The Drawing Room
When East Cliff Hall was gifted to the town in 1907, some areas of the house had already been arranged as showrooms, of which this is one. Merton presented the house to Annie six years previously but we have no evidence that the room had a domestic function at that time. It is probable that it remained empty or in a state of preparation for several years, and even after it was 'finished' there was a certain amount of re-arrangement and additions.
The design of the room is based around the double doors which were reclaimed from an 18th century palace in Florence that had burnt down. It is believed that the panels themselves are much earlier and were re-used by the Florentines. The inside of these doors are different to the outside, and it is in the outer panels that you can see the torch and quiver that is found in the stained glass, furniture, fretwork screen, coving and the fingerplates on the doors, and were intended to be left open.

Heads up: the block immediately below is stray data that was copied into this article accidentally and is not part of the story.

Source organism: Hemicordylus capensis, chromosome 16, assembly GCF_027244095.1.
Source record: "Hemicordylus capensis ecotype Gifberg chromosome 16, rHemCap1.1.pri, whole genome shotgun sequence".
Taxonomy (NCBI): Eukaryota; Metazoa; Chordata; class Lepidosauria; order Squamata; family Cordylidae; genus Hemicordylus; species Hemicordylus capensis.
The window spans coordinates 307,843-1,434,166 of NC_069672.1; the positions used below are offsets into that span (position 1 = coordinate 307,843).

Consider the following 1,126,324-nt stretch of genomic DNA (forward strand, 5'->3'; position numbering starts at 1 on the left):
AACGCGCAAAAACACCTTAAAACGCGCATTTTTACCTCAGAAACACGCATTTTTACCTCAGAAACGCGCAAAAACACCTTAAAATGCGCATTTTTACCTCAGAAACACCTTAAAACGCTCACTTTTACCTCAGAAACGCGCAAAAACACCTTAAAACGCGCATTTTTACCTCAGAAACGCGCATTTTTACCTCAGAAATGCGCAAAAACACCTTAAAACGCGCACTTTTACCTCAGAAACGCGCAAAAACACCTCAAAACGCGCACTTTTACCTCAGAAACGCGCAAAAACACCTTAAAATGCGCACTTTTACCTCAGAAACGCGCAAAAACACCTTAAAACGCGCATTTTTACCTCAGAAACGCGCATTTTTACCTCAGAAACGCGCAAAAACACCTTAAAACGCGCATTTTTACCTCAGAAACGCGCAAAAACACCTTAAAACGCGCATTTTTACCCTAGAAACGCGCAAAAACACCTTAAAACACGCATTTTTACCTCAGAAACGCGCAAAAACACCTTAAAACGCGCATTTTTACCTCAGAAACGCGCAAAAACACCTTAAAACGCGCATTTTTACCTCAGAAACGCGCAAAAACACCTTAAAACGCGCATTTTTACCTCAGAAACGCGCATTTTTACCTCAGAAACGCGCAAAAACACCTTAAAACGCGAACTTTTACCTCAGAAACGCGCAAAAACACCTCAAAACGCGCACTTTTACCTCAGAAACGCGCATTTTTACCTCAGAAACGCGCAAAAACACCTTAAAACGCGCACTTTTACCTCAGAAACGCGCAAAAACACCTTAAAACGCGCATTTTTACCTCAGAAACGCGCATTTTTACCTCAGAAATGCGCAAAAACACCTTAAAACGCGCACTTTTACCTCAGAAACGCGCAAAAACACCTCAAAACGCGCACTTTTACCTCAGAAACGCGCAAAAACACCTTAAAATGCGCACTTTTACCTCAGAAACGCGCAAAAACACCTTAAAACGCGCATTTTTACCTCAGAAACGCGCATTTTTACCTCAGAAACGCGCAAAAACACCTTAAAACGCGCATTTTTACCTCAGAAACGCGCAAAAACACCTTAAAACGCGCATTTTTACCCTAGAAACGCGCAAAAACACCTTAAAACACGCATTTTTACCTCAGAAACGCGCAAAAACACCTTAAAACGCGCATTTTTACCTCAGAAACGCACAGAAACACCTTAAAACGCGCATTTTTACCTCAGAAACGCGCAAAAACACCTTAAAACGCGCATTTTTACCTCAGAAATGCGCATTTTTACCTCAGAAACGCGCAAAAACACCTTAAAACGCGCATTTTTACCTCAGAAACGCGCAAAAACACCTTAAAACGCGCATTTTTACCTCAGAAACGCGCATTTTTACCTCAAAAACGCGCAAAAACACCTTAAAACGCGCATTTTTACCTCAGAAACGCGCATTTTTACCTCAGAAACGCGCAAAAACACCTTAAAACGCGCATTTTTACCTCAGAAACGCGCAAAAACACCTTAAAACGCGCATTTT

The room has been displayed in a similar manner to that shown in the early photographs, with original display cases and objects where it has been possible to identify them. The objects were mostly the decorative, fine and applied arts from Europe and Asia, the unifying theme appearing to be anything delicate, refined or gilded as befitting the decor. Even a plaster bust of Annie was gilded! The suite of sofa and chairs are recorded as once belonging to Queen Victoria, while the impressive large French cabinet had belonged to the Empress Eugenie.
Click on the floorplan for the virtual tour to explore further.